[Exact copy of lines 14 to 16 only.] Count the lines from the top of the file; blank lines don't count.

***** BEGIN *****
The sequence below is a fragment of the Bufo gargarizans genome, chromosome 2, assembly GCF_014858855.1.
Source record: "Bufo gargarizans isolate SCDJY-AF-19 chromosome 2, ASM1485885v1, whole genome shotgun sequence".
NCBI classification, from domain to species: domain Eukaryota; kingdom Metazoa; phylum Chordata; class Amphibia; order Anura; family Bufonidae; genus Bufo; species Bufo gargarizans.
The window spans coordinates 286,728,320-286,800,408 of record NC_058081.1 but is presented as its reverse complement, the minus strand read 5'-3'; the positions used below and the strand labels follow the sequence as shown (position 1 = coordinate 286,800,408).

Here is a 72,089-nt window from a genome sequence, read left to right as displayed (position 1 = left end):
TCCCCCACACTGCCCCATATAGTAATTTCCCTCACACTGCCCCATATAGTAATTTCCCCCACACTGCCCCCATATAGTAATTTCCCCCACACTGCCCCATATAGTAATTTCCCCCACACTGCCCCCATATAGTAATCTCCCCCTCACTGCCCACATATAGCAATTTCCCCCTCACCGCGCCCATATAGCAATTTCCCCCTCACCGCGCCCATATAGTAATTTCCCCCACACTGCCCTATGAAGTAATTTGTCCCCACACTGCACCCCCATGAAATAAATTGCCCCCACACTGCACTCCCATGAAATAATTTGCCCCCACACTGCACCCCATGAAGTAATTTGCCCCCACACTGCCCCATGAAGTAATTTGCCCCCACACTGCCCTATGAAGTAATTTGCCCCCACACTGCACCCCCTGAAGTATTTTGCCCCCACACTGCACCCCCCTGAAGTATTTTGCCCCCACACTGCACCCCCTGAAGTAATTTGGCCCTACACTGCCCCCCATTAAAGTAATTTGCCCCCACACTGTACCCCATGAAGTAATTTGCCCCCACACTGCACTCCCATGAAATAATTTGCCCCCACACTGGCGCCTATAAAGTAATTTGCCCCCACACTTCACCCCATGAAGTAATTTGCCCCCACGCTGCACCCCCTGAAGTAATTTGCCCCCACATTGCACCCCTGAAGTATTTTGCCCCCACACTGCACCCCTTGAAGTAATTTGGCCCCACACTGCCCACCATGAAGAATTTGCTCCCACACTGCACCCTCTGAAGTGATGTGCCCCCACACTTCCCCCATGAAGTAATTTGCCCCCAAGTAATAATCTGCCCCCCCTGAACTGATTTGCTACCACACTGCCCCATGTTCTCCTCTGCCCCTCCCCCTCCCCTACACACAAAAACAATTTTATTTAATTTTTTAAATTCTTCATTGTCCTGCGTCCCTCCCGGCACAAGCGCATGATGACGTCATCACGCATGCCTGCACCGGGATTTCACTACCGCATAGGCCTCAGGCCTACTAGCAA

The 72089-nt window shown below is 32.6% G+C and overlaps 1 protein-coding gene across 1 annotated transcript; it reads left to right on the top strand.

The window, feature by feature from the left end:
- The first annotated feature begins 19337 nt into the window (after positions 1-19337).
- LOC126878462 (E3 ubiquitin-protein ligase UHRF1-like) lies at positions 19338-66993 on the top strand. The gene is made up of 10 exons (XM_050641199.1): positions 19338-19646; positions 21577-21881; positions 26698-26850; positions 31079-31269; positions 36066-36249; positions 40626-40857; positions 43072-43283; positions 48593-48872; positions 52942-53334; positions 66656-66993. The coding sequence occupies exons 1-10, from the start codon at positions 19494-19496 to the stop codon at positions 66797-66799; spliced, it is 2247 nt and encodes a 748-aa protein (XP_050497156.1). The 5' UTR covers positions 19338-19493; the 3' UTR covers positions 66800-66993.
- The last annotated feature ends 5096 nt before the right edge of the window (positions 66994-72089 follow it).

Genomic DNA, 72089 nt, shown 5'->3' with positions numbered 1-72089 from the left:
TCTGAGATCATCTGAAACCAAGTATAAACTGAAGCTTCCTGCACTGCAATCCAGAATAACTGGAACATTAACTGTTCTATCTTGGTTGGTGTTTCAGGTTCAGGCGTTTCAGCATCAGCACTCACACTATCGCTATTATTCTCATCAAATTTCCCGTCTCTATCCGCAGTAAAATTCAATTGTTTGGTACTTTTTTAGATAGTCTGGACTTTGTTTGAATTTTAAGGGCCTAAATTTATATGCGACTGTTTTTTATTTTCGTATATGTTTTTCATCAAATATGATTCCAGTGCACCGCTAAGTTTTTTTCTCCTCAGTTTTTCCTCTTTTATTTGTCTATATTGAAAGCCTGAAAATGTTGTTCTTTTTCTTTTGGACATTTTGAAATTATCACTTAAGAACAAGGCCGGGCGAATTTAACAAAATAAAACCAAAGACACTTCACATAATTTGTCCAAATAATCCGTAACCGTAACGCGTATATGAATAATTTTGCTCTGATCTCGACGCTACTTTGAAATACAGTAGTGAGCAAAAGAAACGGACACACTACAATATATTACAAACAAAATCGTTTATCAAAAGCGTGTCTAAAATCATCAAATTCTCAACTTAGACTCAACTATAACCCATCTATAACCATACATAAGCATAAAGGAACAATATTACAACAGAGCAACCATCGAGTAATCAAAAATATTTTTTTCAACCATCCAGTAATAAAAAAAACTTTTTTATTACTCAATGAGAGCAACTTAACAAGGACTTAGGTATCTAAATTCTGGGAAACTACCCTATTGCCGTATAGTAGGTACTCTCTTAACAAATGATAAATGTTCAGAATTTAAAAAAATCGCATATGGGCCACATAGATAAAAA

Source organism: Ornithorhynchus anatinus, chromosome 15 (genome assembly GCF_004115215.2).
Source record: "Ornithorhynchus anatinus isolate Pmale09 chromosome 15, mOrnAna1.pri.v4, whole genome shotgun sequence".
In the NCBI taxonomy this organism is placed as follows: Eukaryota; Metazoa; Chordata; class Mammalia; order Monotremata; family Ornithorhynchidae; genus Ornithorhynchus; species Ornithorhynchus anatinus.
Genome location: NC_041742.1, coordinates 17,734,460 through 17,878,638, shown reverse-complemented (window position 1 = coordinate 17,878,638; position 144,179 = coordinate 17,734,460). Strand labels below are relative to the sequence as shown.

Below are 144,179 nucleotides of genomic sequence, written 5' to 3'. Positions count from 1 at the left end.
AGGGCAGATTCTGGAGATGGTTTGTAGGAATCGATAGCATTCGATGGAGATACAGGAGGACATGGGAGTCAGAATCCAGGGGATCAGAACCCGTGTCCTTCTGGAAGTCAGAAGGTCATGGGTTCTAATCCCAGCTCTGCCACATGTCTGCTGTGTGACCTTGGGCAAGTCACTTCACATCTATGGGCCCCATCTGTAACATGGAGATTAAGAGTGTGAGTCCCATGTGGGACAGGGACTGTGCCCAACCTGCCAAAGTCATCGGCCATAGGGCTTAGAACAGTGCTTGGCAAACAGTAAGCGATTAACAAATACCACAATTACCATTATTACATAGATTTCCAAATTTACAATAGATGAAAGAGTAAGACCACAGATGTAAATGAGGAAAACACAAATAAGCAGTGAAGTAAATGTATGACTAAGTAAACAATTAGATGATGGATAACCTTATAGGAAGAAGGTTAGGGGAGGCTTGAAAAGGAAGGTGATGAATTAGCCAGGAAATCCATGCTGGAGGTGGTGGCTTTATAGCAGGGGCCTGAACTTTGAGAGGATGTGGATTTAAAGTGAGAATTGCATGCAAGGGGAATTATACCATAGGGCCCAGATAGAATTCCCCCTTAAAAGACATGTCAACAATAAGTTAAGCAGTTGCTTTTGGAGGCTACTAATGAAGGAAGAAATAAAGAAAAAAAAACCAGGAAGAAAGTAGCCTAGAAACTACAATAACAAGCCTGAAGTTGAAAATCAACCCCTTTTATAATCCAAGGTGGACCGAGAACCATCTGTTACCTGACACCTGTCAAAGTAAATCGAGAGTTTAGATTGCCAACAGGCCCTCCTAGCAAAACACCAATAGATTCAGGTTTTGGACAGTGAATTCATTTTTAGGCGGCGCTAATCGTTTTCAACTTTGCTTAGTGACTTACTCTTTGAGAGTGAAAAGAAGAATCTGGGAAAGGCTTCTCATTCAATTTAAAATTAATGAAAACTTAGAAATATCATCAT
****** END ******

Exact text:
Source organism: Ornithorhynchus anatinus, chromosome 15 (genome assembly GCF_004115215.2).
Source record: "Ornithorhynchus anatinus isolate Pmale09 chromosome 15, mOrnAna1.pri.v4, whole genome shotgun sequence".
In the NCBI taxonomy this organism is placed as follows: Eukaryota; Metazoa; Chordata; class Mammalia; order Monotremata; family Ornithorhynchidae; genus Ornithorhynchus; species Ornithorhynchus anatinus.